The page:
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Shannon Capps April 22, 2008. Mercury cycling From

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Presentation on theme: "Shannon Capps April 22, 2008. Mercury cycling From"— Presentation transcript:

1 Shannon Capps April 22, 2008

2 Mercury cycling From

3 Model Components 125 x 125 km domain Losses Dry deposition schemes Wet deposition estimations Chemistry Gaseous and aqueous chemical mechanisms Chemical kinetic constants Production Anthropogenic Emissions Natural (Re)emissions

4 Chemical Species Gaseous elemental mercury (Hg(0)) (GEM) Atmospheric lifetime, τ, of 0.5 to 2 years due to dry deposition and chemical reactions (Lin et al., 2006) Reactive gaseous mercury (Hg(II)) (RGM) Produced by oxidation of GEM, this species’ atmospheric lifetime is governed by wet and dry deposition Particulate mercury (PHg) Nonreactive species whose atmospheric lifetime is governed by wet and dry deposition

5 Chemical Reactions Gaseous reduction of Hg(0) Aqueous reactions of Hg(II) Oxidation Reduction

6 Gaseous Hg(0) Oxidation Continental troposphere O 3 OH Marine boundary layer and upper troposphere Cl Br Alternate oxidants H 2 O 2, Cl 2, Br 2, BrO, I, I 2

7 Aqueous Hg(II) Reactions Oxidation OH O 3 Cl Br

8 Aqueous Hg(II) Reactions Reduction SO 3 HO 2 Light

9 Sources and Sinks As with any other chemical we have studied, a budget is as simple or complex as a flow diagram. from Selin et al., 2008 Compared to 1970 in preindustrial times. Inventories are in 10 6 g and rates are in 10 6 g y -1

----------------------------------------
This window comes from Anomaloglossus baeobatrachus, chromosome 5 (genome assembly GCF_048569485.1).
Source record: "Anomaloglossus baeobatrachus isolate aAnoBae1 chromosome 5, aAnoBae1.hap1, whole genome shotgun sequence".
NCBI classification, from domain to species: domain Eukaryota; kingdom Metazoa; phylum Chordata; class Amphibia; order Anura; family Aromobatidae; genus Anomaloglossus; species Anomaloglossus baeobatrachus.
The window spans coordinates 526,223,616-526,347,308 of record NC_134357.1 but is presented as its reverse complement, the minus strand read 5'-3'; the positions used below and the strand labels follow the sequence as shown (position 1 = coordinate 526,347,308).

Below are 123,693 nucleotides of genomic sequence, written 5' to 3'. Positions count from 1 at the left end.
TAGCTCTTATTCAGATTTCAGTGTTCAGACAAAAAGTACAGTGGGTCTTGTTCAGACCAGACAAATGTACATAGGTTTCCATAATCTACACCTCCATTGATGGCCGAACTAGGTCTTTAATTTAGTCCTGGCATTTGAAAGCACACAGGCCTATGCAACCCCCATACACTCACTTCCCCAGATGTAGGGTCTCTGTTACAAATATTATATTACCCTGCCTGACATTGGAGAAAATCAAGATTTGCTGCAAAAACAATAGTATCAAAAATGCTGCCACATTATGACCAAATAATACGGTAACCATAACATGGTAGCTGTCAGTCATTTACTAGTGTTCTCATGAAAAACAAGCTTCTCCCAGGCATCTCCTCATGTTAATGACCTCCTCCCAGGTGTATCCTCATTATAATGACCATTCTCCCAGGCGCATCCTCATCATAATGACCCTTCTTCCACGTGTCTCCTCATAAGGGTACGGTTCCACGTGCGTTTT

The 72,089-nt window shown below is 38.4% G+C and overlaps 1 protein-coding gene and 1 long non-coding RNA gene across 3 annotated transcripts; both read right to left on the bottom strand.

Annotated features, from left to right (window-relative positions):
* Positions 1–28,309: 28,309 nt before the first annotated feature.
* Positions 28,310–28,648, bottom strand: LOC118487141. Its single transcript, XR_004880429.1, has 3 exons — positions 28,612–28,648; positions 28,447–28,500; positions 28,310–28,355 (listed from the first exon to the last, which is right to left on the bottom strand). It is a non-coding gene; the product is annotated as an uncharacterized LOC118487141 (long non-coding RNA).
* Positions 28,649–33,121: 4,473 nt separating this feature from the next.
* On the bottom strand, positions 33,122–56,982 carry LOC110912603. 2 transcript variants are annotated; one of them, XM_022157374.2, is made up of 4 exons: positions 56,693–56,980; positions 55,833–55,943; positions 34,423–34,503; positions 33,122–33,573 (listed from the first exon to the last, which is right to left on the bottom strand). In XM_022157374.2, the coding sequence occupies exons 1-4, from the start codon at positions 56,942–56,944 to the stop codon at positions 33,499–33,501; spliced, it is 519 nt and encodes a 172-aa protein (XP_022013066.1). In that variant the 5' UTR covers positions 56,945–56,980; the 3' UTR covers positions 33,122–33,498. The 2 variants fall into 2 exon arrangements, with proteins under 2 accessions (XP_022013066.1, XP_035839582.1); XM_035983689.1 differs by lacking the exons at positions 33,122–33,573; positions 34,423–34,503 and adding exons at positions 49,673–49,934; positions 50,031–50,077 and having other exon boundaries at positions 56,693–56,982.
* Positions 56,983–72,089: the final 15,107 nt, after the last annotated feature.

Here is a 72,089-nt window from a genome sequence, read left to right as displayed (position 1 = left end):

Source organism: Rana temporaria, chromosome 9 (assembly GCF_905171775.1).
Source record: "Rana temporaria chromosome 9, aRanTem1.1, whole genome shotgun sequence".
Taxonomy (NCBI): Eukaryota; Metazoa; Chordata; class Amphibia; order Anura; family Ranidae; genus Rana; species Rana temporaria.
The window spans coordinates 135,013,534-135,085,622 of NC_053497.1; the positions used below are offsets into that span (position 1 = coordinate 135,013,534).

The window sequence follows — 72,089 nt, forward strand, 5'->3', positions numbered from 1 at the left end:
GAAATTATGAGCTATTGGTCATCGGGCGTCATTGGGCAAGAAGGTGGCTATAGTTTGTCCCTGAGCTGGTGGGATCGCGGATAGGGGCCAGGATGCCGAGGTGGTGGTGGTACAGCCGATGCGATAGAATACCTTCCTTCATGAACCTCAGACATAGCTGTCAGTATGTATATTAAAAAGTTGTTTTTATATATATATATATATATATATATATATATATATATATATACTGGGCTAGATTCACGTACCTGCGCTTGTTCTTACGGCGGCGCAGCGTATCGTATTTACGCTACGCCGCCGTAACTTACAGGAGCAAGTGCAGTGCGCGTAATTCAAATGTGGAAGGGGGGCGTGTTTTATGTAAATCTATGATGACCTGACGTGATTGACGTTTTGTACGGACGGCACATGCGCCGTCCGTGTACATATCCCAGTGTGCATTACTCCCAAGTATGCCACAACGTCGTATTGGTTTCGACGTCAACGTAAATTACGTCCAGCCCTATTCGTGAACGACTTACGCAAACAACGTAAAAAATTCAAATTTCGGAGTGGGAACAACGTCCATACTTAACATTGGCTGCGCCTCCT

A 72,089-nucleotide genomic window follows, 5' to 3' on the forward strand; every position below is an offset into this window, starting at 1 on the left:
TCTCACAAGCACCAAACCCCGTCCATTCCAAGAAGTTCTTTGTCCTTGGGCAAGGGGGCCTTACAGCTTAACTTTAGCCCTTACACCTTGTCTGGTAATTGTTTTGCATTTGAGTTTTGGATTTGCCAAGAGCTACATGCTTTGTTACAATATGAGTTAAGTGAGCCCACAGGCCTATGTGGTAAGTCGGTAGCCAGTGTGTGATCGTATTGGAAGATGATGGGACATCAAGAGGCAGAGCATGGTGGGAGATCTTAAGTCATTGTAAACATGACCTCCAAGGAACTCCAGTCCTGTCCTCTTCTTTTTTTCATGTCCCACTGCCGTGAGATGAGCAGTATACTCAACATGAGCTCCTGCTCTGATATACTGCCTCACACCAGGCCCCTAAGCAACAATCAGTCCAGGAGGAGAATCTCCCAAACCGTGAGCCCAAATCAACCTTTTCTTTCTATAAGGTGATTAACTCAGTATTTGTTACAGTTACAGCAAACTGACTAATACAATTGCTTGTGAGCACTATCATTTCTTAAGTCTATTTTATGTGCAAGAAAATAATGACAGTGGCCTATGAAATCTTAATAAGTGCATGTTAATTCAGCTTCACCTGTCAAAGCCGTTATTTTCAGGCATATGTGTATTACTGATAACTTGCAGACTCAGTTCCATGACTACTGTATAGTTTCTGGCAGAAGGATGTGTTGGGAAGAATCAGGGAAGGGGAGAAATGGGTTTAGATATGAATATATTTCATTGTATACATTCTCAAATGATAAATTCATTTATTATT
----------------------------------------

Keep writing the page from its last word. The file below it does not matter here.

10 Natural (Re)emissions Evapotranspiration The combination of transpiration from vegetation and evaporation from land surfaces Volatilization Reduction-oxidation reactions occur within the soil and due to heat, the Hg(II) is released from the soil pool into the atmosphere

11 Immediate recycling Fast return into atmosphere Freshly deposited mercury has a reemission lifetime of days to months after deposition After a few months, the reemission lifetime is identical to the mercury strongly bound to the soil already ~20% of wet deposition of Hg(II) results in quick release of Hg(0) into the atmosphere

12 Fossil fuel combustion Points represent gas turbine power generation sites (rking’s public Google map) Yorkville MDN site

13 Anthropogenic Emissions

14 Atlanta in April Scenario Sources(kg/day) Anthropogenic Emissions 1 1.29 Evapotranspiration 2 0.099 Volatilization 2 0.090 Prompt Recyclingf(deposition) 1.EPA NEI 1999, 2.Selin et al., 2008, submitted, 3.Lin et al., 2006 4.National Weather Service, Sinks(cm/day) Dry Deposition, V d 3 864 Wet Deposition, P 4 0.432 Flux = [Hg i ]* V d Flux = [Hg 2+ ]* P

15 Checking Results Similar studies have been carried out (Selin et al., 2008, Lin et al., 2006, etc.) Data from these will be useful for verifying that the programming has been done correctly Measurements of wet deposition (Mercury Deposition Network) has extensive data Checking against actual measurements will provide verification for the model inputs and resulting values

16 Modeled estimates (Selin et al., 2008), submitted

17 Measurements Mercury Deposition Network Weekly measurements of wet deposition of mercury Yorkville, GA in Paulding County April 2006, 0.75 kg/day

18 Conclusions Expected challenges Difficulty finding stable initial conditions for the Runge- Kutta fourth order solver Comparisons of the wet depositions rates Anticipated findings Similar results to the Selin et al. findings due to simplicity Gain range of the impact of the thermodynamics (gas- liquid-solid partitioning)

19 Natural Occurrences of Mercury Sources Natural Anthropogenic Relevance Human health impacts Ecosystem impact Cycling Air Surface/water Transfer Wet/dry deposition Etc. Chemistry General – species of Hg Atmospheric reactions – photochemistry/oxidation

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